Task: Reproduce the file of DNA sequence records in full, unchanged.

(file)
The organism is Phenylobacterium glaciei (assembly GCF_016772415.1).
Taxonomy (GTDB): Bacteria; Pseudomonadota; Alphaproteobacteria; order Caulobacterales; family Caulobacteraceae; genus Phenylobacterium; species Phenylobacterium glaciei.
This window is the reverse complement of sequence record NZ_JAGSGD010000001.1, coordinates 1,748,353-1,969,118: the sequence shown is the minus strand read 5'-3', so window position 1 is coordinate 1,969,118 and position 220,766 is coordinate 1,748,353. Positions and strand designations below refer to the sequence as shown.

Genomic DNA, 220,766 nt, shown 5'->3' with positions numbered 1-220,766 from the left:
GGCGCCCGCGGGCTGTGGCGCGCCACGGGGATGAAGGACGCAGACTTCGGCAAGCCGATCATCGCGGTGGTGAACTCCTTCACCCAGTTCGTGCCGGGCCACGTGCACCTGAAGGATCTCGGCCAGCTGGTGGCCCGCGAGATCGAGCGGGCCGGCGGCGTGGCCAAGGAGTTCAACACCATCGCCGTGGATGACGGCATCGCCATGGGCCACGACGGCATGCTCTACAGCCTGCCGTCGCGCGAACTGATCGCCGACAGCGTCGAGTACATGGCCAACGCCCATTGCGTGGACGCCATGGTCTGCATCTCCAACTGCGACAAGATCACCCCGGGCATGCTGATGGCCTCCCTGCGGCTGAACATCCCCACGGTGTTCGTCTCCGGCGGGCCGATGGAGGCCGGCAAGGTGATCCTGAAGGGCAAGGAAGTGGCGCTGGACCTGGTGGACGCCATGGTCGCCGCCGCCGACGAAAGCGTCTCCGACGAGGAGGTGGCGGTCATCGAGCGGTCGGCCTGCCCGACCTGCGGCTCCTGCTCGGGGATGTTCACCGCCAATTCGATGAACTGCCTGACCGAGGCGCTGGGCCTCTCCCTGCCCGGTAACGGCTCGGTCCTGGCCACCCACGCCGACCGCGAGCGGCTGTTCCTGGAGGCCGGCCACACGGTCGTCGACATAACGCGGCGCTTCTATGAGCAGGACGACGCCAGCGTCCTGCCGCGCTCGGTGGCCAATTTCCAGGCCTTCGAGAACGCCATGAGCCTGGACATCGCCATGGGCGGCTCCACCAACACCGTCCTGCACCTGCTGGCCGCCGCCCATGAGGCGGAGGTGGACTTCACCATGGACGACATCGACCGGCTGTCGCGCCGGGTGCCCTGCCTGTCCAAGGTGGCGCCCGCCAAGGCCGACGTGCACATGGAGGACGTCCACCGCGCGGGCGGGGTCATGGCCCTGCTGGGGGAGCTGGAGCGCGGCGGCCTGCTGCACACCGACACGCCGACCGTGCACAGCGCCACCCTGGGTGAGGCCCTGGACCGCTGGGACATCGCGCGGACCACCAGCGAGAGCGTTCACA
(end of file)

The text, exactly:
The organism is Phenylobacterium glaciei (assembly GCF_016772415.1).
Taxonomy (GTDB): Bacteria; Pseudomonadota; Alphaproteobacteria; order Caulobacterales; family Caulobacteraceae; genus Phenylobacterium; species Phenylobacterium glaciei.
This window is the reverse complement of sequence record NZ_JAGSGD010000001.1, coordinates 1,748,353-1,969,118: the sequence shown is the minus strand read 5'-3', so window position 1 is coordinate 1,969,118 and position 220,766 is coordinate 1,748,353. Positions and strand designations below refer to the sequence as shown.

Genomic DNA, 220,766 nt, shown 5'->3' with positions numbered 1-220,766 from the left:
GGCGCCCGCGGGCTGTGGCGCGCCACGGGGATGAAGGACGCAGACTTCGGCAAGCCGATCATCGCGGTGGTGAACTCCTTCACCCAGTTCGTGCCGGGCCACGTGCACCTGAAGGATCTCGGCCAGCTGGTGGCCCGCGAGATCGAGCGGGCCGGCGGCGTGGCCAAGGAGTTCAACACCATCGCCGTGGATGACGGCATCGCCATGGGCCACGACGGCATGCTCTACAGCCTGCCGTCGCGCGAACTGATCGCCGACAGCGTCGAGTACATGGCCAACGCCCATTGCGTGGACGCCATGGTCTGCATCTCCAACTGCGACAAGATCACCCCGGGCATGCTGATGGCCTCCCTGCGGCTGAACATCCCCACGGTGTTCGTCTCCGGCGGGCCGATGGAGGCCGGCAAGGTGATCCTGAAGGGCAAGGAAGTGGCGCTGGACCTGGTGGACGCCATGGTCGCCGCCGCCGACGAAAGCGTCTCCGACGAGGAGGTGGCGGTCATCGAGCGGTCGGCCTGCCCGACCTGCGGCTCCTGCTCGGGGATGTTCACCGCCAATTCGATGAACTGCCTGACCGAGGCGCTGGGCCTCTCCCTGCCCGGTAACGGCTCGGTCCTGGCCACCCACGCCGACCGCGAGCGGCTGTTCCTGGAGGCCGGCCACACGGTCGTCGACATAACGCGGCGCTTCTATGAGCAGGACGACGCCAGCGTCCTGCCGCGCTCGGTGGCCAATTTCCAGGCCTTCGAGAACGCCATGAGCCTGGACATCGCCATGGGCGGCTCCACCAACACCGTCCTGCACCTGCTGGCCGCCGCCCATGAGGCGGAGGTGGACTTCACCATGGACGACATCGACCGGCTGTCGCGCCGGGTGCCCTGCCTGTCCAAGGTGGCGCCCGCCAAGGCCGACGTGCACATGGAGGACGTCCACCGCGCGGGCGGGGTCATGGCCCTGCTGGGGGAGCTGGAGCGCGGCGGCCTGCTGCACACCGACACGCCGACCGTGCACAGCGCCACCCTGGGTGAGGCCCTGGACCGCTGGGACATCGCGCGGACCACCAGCGAGAGCGTTCACA